#1 Write down your top 12 leaders and an action-item bullet point for each one. How can you invest in each this year? How will you spend time with them? What tools do they need? Do they require more[...]
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So how can you transform every ministry meeting with one big idea? It starts with understanding that every organization and every team experiences drift to see meetings as the work, rather than as a support tool for the work. Here is the way we unpacked it last year in SUMS Remix edition 1.8.
Solution #3: Design meetings for one purpose: to support decisions.
THE QUICK SUMMARY
How many times have you dreaded going to a meeting either because you viewed it as a waste of time or because you weren’t prepared?
Read This Before Our Next Meeting not only explains what’s wrong with “the meeting,” and meeting culture, but suggests how to make meetings more effective, efficient, and worthy of attending. It assesses when it’s necessary to skip the meeting and get right to work.
Read This Before Our Next Meeting is the call to action you (or your boss) need to create the organization that does the meaningful work it was created to do.
A SIMPLE SOLUTION
The profound tragedy of meetings is that everyone feels a benefit from calling a meeting but few of us benefit from attending.
Church leaders know in a real and visceral way that they have too many meetings, and too many of those meetings are bad! The resulting broken meeting culture is changing how teams focus, what they focus on, and most important, what decisions are made.
Ministry is a complex beast, and meetings can help tame the beast – but only meetings that insure intelligent decisions are made and to confirm that our teams are collaborating together in carrying out those decisions.
Church ministry teams don’t need standard, mediocre meetings that are all about making excuses and engaging in internal politics. It’s those types of meetings that keep leaders from doing the real ministry work they were called to do.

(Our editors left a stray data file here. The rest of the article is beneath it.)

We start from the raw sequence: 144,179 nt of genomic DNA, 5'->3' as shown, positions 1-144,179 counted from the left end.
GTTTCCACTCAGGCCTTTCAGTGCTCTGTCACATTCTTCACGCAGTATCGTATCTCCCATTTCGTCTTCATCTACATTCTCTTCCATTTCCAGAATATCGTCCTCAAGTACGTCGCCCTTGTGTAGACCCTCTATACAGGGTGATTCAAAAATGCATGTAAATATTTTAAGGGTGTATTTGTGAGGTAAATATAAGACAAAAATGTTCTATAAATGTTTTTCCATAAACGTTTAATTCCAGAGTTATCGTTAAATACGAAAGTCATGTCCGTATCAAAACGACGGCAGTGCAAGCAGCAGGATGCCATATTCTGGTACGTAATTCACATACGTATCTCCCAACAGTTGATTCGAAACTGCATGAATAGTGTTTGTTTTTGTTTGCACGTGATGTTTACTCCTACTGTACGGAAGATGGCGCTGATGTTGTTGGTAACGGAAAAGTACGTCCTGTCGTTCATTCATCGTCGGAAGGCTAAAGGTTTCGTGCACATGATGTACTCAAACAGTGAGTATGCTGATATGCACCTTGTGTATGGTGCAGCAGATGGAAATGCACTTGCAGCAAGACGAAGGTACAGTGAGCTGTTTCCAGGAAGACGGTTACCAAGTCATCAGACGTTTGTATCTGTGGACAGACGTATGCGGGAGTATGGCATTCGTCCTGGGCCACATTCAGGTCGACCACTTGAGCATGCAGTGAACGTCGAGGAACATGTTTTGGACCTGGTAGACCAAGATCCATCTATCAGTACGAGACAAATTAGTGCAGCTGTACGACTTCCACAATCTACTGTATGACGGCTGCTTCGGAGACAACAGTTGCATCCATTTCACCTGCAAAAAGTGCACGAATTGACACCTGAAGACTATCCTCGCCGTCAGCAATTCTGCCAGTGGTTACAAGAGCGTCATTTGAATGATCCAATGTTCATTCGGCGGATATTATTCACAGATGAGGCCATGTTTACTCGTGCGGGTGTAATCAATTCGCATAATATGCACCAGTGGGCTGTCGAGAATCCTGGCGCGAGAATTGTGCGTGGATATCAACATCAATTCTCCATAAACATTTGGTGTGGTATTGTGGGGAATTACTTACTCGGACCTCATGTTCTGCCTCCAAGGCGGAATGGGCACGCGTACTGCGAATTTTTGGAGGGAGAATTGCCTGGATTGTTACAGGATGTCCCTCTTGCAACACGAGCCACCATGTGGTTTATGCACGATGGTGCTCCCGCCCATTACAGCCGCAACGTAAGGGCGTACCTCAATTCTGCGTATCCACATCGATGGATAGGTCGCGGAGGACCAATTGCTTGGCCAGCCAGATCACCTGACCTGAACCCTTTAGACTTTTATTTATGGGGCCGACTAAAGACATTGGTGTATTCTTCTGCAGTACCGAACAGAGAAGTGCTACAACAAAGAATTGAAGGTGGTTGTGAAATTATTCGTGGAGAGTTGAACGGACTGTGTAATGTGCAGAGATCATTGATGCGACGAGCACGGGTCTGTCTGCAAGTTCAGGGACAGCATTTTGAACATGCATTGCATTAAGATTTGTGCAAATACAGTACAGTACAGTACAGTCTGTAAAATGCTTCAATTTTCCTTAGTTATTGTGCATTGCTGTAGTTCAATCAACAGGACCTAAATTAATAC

Traditional meetings are treated as just another form of communication. They’re just another item to be included in the same category as e-mail, memos, and phone calls. Meetings are too expensive and disruptive to justify using them for the most common types of communication, like making announcements, clarifying issues, or even gathering intelligence.
Seven Principles of the Modern Meeting
- The Modern Meeting convenes to support a decision that has already been made. The Modern Meeting focuses on the only two activities worth convening for: conflict and coordination.
- The Modern Meeting moves fast and ends on schedule. Traditional meetings seem to go on forever, with no end in sight. Strong deadlines force parties to resolve the hard decisions necessary for progress.
- The Modern Meeting limits the number of attendees. If you have no strong opinion, have no interest in the outcome, and are not instrumental for any coordination that needs to take place, you aren’t needed in the meeting.
- The Modern Meeting rejects the unprepared. The agenda should clearly state the problem, the alternatives, and the decision. It should outline exactly the sort of feedback requested, and it should end with a statement of what this meeting will deliver if it’s successful. Anything that’s not on the agenda doesn’t belong in the meeting.
- The Modern Meeting produces committed action plans. These plans should include at least the following: 1) What actions are we committing to? 2) Who is responsible for each action? 3) When will these actions be completed?
- The Modern Meeting refuses to be informational. Reading memos is mandatory. Teams must share complete thoughts that are actually worth reading and responding to – and everyone must read it all in advance.
- The Modern Meeting works only alongside a culture of brainstorming. These sessions are dedicated to the creation of possibilities, a place where the imagination is allowed to run free and generate a plethora of ideas, from which innovation can be born.
Al Pittampalli, Read This Before Our Next Meeting
A NEXT STEP
Management genius Peter Drucker said that meetings were by definition a concession to deficient organization. Teams can either meet or work, but they can’t do both at the same time.
It’s time for your ministry team to do real work through a revised meeting structure by taking the following actions:
- Distribute the Seven Principles of the Modern Meeting listed above and ask your team members to review and reflect on them for the purpose of supporting the decision to establish a Modern Meeting process.
- Schedule a one-hour time in which each member of your team will prepare concerns and solutions to implementing the Modern Meeting process in ministry setting.
- Following this meeting, develop a set of action plans to implement the Modern Meeting process for a three-month trial period.
- Throughout the trial period, constantly reinforce progress and concerns via information shared among all team members.
- As a part of the trial, schedule weekly brainstorming sessions to help support the Modern Meeting process (see #7 above).
- At the conclusion of the trial period, decide and commit on following – or not following – the Modern Meeting process.
Taken from SUMS Remix Edition 1.8, March 2015
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